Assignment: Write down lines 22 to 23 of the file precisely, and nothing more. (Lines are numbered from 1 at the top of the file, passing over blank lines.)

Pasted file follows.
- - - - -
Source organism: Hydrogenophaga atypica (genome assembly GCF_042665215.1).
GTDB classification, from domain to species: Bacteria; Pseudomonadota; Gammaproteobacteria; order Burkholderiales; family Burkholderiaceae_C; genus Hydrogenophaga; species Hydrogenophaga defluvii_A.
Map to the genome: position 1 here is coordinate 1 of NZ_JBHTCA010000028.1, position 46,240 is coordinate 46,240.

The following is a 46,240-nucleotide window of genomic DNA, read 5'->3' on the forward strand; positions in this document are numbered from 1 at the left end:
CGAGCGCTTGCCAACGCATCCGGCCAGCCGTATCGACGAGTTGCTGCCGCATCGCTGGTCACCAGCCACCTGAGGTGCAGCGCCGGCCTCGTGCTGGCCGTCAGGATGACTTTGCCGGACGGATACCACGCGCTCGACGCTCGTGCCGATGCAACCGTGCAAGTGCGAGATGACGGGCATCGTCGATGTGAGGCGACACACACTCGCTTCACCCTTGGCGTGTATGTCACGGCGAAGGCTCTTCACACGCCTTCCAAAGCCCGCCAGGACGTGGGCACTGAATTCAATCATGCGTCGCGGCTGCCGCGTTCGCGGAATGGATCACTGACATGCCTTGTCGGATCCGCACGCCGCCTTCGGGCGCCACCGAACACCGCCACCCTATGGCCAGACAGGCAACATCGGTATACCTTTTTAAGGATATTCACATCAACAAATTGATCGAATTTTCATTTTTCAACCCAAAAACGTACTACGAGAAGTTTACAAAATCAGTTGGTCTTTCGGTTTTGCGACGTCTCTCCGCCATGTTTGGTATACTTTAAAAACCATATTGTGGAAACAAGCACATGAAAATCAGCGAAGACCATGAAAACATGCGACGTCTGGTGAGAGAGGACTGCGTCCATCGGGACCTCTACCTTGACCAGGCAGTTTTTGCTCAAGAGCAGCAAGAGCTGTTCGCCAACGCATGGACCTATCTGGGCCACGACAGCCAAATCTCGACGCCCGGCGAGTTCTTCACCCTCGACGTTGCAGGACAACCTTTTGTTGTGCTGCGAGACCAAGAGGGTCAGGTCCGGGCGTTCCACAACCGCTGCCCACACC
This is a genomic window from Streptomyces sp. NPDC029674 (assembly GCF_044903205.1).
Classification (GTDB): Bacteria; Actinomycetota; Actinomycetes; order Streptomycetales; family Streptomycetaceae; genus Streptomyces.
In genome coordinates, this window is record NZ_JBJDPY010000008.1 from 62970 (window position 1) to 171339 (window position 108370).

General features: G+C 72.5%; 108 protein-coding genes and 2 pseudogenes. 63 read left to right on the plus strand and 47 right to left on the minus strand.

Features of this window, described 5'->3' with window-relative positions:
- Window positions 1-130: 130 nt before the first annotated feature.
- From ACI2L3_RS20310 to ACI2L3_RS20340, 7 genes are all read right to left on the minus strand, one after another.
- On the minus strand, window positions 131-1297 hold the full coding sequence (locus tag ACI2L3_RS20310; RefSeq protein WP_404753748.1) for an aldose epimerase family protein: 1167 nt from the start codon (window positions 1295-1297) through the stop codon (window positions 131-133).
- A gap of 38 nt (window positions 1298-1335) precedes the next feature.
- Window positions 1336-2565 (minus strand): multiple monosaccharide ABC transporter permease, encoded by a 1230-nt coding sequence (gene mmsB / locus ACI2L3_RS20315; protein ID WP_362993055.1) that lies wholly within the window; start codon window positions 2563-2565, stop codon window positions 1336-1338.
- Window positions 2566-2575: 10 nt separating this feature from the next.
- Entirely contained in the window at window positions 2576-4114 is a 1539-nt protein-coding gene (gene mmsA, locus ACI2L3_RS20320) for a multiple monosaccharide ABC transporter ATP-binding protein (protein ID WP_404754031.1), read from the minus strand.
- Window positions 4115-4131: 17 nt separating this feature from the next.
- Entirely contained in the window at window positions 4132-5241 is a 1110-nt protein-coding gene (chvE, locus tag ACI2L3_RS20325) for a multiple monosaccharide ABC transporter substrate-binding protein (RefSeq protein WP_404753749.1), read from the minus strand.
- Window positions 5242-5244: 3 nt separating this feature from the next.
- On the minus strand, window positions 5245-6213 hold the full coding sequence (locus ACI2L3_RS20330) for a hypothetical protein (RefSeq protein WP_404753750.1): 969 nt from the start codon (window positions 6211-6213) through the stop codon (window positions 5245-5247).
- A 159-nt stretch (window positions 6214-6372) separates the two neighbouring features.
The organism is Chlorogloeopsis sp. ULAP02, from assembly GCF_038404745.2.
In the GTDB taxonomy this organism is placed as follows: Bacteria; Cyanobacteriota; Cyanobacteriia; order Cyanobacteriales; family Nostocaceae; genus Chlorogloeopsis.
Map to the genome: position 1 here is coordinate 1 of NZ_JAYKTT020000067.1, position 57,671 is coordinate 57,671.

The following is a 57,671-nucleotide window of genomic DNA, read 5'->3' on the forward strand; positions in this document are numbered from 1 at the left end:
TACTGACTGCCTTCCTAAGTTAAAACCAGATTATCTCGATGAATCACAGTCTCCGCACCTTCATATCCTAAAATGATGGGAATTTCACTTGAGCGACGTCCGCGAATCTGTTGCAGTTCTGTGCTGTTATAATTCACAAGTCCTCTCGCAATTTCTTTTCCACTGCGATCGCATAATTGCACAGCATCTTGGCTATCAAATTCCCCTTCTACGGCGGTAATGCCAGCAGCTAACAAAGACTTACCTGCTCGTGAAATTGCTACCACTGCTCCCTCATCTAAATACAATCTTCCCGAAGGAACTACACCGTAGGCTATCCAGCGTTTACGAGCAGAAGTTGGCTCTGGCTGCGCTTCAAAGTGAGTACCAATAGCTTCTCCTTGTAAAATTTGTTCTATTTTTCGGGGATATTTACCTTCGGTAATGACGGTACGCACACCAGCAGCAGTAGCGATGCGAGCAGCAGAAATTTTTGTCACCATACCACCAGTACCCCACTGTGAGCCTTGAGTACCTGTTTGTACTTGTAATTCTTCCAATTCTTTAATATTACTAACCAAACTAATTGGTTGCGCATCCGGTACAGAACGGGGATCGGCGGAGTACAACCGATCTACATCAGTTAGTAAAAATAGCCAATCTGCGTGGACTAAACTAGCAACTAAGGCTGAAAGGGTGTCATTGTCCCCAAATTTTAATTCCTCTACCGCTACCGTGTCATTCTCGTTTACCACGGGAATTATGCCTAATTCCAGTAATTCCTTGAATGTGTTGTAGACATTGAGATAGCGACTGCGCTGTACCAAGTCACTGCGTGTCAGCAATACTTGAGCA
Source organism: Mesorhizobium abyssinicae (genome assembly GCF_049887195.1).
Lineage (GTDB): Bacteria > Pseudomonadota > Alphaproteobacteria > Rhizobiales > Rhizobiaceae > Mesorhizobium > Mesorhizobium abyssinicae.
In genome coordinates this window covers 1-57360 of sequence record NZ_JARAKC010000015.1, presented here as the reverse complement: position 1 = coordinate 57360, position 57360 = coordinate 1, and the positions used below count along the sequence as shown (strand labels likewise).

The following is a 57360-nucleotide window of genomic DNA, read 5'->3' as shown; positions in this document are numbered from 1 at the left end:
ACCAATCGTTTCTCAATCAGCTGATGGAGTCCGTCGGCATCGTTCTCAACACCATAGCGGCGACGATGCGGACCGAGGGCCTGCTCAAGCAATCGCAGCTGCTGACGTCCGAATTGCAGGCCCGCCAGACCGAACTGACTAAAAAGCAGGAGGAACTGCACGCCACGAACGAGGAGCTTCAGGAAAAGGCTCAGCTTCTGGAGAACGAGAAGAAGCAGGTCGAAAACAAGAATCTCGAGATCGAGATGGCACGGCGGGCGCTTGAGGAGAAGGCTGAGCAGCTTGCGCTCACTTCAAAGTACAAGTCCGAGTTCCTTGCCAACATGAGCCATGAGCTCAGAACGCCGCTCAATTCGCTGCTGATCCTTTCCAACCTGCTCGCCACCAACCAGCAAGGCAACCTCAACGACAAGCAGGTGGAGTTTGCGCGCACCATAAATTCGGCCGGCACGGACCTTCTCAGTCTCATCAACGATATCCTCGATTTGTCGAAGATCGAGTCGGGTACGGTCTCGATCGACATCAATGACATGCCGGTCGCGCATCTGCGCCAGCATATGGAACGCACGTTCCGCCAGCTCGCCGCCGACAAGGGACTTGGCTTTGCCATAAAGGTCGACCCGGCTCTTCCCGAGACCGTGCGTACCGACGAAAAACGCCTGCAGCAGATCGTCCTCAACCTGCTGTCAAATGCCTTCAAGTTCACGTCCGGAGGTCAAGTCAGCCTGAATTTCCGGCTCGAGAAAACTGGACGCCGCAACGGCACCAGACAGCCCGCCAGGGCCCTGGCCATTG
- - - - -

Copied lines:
- A 159-nt stretch (window positions 6214-6372) separates the two neighbouring features.
The organism is Chlorogloeopsis sp. ULAP02, from assembly GCF_038404745.2.